Launching rockets to the moon was one of humanity’s greatest challenges. MUIDS’ physics and chemistry students got an idea of just how challenging it was.
“A part of our task as teachers is to get students to understand that what happens on a big scale also happens on a small scale,” Mr. Gopinarath Subramanian, one of MUIDS’ physics teachers, explained.
“The other Physics teachers and I showed them an actual satellite launch that took place in India, and helped them understand what it takes to launch a rocket into space.”
To demonstrate their understanding of basic physics and chemistry, MUIDS students spent weeks building their own rockets.
“We gave them the knowledge and skills they needed to build and launch their own rockets,” Sorasaree Tonsiengsom, an MUIDS chemistry teacher, added. “However, they had to figure out for themselves how to design the rocket and how to launch it.”
MUIDS students’ rockets didn’t break out of the earth’s atmosphere; rather, they were more like missiles. Each one had to travel twenty meters and hit a narrow target. The closer students’ rockets would land to the center the more points they would earn.
“It’s a contest, a bit like throwing darts,” Mr. Subramanian explained. “You get the most points for hitting the center of the target, and earn fewer points the farther you are away from the center.”
“We wanted to give the students’ constrictions,” Ms. Tonsiengsom added. “It would force them to think deeply through each problem and design their rockets with precision. Students had to figure out the right ratio of weight to air pressure before launching their rockets; otherwise they would over shoot the target.”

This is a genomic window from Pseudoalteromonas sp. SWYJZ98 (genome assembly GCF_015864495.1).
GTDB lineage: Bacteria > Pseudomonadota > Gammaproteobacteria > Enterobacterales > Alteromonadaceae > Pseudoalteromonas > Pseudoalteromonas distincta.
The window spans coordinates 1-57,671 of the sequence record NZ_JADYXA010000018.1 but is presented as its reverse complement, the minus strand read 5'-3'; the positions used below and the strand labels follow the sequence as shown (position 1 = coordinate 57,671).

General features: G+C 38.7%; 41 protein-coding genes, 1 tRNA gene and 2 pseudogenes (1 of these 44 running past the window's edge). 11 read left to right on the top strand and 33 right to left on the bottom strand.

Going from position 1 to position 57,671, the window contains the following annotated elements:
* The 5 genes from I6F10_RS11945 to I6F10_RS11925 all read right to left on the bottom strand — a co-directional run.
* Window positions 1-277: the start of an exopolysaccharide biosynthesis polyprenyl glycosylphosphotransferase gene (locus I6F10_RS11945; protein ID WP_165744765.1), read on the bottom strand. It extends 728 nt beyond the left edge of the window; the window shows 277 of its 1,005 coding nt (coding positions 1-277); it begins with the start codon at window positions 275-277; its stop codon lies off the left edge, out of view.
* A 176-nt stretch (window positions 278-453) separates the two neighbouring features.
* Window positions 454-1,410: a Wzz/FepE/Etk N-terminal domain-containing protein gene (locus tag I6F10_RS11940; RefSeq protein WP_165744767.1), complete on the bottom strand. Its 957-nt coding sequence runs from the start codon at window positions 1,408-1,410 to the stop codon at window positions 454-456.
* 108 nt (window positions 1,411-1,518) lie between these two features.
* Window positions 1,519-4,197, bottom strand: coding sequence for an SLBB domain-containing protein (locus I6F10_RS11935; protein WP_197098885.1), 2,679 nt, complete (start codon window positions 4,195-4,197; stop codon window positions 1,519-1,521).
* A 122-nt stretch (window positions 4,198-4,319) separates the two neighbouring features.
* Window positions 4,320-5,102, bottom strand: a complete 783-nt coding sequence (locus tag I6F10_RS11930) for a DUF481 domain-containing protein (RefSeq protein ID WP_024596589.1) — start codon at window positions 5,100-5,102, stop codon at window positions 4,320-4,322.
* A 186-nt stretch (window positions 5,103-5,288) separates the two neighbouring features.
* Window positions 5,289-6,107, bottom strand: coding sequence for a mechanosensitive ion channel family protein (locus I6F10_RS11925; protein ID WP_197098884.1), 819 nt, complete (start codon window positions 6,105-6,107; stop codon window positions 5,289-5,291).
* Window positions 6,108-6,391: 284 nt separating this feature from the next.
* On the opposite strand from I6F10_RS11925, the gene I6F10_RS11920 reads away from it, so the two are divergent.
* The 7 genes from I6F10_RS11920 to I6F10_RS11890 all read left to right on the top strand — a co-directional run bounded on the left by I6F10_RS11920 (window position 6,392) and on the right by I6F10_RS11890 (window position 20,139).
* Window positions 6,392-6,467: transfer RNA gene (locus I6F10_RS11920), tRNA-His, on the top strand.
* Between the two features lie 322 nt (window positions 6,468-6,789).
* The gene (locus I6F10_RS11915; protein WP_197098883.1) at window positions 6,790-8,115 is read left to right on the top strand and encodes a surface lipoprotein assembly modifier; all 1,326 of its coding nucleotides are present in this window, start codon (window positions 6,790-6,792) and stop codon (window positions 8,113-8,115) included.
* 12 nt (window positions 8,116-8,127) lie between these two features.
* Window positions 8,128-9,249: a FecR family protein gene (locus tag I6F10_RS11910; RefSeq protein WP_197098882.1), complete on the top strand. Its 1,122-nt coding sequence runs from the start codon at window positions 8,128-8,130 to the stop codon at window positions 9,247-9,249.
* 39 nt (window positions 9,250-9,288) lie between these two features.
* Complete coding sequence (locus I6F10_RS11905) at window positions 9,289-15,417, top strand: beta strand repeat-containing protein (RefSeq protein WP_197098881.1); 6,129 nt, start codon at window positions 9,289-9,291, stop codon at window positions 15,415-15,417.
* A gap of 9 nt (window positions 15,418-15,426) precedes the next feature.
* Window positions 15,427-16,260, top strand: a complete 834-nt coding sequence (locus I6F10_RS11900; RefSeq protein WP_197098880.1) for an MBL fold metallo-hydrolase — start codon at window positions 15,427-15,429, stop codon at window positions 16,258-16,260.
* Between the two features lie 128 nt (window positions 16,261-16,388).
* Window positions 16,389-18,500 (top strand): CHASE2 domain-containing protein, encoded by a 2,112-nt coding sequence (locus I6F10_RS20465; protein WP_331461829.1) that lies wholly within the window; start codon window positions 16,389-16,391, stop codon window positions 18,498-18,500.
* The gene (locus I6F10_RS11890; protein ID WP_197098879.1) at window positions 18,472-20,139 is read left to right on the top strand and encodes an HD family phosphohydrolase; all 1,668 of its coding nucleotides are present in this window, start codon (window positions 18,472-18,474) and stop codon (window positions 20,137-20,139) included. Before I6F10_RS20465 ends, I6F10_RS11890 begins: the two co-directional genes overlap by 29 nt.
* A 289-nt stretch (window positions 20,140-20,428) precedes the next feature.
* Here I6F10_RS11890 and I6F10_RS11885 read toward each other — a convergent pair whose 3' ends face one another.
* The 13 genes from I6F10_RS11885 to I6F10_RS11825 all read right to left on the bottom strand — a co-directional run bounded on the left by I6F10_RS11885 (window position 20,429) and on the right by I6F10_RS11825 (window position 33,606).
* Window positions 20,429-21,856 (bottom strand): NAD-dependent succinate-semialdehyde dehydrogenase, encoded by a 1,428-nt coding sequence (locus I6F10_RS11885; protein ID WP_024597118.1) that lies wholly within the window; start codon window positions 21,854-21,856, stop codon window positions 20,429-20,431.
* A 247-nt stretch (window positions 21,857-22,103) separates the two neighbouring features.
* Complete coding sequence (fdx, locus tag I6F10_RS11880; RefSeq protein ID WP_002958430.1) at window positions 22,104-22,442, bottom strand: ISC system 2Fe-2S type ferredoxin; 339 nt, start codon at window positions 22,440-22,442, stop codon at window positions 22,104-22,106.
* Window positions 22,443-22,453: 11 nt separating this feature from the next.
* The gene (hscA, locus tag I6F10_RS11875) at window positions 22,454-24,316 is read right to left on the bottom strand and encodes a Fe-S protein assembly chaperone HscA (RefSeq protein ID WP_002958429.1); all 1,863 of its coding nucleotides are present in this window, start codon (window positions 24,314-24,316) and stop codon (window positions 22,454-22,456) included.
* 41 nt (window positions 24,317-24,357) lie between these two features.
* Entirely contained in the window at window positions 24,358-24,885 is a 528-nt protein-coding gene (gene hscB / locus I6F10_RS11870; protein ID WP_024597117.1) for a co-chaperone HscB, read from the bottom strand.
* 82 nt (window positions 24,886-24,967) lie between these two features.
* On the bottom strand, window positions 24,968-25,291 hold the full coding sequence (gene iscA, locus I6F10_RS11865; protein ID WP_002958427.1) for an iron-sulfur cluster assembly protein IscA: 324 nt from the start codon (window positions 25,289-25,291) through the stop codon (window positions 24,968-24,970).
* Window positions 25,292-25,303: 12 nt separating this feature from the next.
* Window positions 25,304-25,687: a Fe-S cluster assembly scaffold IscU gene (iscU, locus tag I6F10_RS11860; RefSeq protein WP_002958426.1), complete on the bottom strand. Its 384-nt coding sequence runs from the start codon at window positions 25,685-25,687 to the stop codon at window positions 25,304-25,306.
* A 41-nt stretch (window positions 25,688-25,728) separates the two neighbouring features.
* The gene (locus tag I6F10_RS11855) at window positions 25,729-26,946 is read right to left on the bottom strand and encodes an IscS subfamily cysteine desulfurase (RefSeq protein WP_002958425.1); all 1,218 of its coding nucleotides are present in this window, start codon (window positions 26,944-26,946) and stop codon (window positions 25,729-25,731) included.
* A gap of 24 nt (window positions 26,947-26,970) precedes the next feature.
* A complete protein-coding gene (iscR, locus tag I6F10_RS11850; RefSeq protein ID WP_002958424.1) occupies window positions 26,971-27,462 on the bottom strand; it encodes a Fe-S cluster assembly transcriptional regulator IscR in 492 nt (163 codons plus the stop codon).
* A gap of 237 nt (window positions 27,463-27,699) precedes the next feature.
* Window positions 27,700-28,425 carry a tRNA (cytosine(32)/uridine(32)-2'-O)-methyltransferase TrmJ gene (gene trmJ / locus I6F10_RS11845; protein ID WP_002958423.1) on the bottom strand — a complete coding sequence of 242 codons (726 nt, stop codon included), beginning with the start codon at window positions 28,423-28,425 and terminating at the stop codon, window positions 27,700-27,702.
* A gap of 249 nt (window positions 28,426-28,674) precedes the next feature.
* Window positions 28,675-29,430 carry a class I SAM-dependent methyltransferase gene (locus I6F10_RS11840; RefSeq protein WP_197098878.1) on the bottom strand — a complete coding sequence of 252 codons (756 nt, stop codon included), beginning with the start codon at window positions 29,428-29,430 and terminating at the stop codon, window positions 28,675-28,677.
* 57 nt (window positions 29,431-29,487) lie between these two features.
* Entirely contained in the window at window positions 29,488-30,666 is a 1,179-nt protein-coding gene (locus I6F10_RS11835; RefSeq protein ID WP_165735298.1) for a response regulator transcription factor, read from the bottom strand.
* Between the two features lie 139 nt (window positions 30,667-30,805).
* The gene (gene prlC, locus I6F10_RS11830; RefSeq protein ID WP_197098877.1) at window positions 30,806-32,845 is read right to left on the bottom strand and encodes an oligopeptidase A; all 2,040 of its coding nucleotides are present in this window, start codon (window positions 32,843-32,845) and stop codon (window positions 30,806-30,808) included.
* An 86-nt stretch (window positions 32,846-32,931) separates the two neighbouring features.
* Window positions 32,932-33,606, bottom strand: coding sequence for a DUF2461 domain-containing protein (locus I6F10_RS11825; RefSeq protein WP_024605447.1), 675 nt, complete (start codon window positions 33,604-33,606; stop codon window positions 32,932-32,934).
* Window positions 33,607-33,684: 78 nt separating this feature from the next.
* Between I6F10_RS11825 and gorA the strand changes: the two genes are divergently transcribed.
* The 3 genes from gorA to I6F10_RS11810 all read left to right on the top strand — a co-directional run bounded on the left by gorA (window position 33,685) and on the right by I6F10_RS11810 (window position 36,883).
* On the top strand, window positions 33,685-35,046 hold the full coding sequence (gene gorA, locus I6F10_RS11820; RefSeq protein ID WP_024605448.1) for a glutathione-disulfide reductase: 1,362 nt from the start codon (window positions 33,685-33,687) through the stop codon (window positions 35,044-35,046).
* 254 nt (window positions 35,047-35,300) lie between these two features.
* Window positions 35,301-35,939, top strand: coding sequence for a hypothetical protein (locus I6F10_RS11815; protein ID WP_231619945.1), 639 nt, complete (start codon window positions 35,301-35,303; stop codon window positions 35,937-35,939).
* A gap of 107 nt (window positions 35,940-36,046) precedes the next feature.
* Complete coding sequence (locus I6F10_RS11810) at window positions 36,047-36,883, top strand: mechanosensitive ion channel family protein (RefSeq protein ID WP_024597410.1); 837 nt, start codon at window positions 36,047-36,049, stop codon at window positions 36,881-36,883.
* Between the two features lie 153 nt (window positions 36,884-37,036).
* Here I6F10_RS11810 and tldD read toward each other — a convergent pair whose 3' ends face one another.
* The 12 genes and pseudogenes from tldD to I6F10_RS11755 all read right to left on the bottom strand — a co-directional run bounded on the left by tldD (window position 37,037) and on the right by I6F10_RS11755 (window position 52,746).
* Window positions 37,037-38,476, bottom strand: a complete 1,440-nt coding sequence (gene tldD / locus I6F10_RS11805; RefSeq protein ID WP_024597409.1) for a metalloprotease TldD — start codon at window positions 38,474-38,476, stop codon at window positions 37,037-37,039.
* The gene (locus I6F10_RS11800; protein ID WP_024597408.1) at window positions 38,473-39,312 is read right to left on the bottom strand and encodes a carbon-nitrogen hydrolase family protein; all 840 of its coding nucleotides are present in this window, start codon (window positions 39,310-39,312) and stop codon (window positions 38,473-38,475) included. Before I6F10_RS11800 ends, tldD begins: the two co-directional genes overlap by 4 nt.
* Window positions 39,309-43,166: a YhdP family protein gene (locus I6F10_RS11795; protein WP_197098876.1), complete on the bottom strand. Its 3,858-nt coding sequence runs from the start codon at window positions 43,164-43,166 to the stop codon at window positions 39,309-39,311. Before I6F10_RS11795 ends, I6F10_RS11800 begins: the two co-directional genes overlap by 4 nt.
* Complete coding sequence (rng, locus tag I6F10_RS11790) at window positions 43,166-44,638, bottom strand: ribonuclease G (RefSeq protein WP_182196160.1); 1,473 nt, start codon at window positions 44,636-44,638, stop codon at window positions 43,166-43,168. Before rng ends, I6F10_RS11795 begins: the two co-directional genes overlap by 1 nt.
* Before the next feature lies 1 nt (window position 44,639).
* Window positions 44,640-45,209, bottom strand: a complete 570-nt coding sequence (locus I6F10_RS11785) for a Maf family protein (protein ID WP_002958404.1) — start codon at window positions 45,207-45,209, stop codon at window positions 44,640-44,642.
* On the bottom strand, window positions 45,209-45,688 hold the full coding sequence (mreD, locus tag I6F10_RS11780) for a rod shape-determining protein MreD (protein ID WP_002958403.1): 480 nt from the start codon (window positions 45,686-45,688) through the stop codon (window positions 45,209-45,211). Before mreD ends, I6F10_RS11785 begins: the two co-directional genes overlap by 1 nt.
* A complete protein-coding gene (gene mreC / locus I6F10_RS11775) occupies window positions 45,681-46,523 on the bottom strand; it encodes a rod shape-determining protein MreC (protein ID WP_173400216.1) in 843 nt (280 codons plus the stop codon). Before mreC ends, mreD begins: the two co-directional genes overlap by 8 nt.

“We taught them the skills they needed to launch these rockets, but we didn’t give them instructions. They had to design their own launch pad.”
“They had two test runs to launch their rockets and learn from their mistakes,” Mr. Subramanian added. “Those test runs allowed them to learn from their mistakes and adjust their designs and calculations.”
Soon enough launch day came. One after another students took their marks behind the launch pad and launched their rockets. Most of them successfully hit the target, either on the edges, or even at the bull’s eye.
Mr. Subramanian: “Students did an excellent job on their projects. They did struggle a bit with wind speed and other weather related conditions, but that’s a part of this process. Even Space X has had to delay their satellite launches because of weather conditions.”
The students that could factor in wind speed may find themselves winning the contest. Mr. Subramanian and Ms. Tonsiengsom are currently tallying up the students’ points, and will decide the winners soon.